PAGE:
Online from: 1988
|Title:||Ethics programmes, perceived corporate social responsibility and job satisfaction|
|Author(s):||Valentine S, Fleischman G|
|Journal:||Journal of Business Ethics, Jan (II) 2008, Volume: 77 Issue: 2 pp.159-162 (4 pages)|
|Keywords:||Business Ethics, Employee Attitudes, Job Satisfaction, Social Responsibility|
|Article type:||Research paper|
|Reference:||37AL006 (Permanent URL)|
Design/methodology/approach - Drawing on the literature, hypothesizes that ethics programmes are associated with greater perceived CSR activity in a company and with greater individual job satisfaction, and that perceived CSR mediates this positive relationship. Tests these hypotheses using data from a random sample of 313 accounting, human resources and sales and marketing professionals.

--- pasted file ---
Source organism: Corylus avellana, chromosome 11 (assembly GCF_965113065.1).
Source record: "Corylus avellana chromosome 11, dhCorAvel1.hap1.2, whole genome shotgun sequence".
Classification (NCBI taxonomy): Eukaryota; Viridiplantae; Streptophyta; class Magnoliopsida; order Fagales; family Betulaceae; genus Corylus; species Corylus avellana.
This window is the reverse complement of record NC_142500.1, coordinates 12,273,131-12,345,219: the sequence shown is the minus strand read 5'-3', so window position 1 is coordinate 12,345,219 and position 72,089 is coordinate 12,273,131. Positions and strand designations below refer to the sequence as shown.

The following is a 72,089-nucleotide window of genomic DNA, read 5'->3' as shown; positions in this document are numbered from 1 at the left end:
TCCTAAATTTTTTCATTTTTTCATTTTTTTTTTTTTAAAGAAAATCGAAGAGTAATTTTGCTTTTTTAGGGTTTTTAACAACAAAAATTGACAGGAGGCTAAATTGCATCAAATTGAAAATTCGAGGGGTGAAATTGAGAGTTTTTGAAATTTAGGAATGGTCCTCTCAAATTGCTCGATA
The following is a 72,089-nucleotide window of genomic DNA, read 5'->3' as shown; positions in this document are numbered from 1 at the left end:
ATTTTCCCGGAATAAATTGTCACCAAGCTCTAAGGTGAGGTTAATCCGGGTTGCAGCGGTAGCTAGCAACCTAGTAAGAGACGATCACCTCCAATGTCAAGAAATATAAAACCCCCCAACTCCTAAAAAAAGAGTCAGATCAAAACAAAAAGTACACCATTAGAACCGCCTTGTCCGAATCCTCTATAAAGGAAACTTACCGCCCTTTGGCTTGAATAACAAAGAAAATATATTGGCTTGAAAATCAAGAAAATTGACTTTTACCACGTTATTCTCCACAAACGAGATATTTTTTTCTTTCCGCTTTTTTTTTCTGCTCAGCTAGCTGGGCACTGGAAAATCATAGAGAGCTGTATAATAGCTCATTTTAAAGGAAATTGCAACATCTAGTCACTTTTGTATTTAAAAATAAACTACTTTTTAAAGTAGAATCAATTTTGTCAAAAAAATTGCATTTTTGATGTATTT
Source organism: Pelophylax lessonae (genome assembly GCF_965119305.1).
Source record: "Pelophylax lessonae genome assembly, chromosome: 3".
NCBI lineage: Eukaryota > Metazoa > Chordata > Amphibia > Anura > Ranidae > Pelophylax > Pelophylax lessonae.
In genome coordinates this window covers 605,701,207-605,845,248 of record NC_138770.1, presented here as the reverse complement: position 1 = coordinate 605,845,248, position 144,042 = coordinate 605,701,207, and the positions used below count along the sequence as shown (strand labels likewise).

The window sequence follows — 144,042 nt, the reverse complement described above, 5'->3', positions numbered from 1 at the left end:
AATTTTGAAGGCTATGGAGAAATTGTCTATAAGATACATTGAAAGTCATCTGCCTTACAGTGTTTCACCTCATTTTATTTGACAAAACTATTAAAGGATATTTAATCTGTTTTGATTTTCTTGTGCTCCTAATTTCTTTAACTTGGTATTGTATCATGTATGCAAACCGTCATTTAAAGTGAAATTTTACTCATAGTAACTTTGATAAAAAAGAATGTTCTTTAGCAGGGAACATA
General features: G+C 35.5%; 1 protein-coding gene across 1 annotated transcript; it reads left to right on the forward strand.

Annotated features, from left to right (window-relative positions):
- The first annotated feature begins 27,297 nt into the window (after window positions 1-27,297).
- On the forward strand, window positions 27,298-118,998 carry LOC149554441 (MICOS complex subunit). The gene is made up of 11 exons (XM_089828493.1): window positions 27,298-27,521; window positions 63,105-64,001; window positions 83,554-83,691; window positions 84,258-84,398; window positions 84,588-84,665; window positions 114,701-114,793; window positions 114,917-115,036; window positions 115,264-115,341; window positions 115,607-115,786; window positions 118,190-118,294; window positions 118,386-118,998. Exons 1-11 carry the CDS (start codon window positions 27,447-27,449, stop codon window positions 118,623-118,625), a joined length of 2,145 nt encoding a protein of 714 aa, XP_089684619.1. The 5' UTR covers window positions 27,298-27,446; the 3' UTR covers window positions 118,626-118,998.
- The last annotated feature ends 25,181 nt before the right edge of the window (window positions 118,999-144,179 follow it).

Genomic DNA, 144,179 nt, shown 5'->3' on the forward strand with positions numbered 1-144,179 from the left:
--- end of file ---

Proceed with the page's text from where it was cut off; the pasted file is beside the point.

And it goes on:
Findings - Reports that perceived CSR fully or partially mediated the positive associations between four ethics programme variables (presence of ethics codes, communication of an ethics code, presence of ethics training, and hours of ethics training) and individual job satisfaction.
Research limitations/implications - Briefly identifies limitations and suggestions for future research.
Practical implications - Outlines some practical implications arising from these findings.
Originality/value - Provides evidence that managers could prompt more positive beliefs about the firm, as well as the immediate work context and culture, by emphasizing the ethical focus of the organization through ethics codes, training and CSR activity.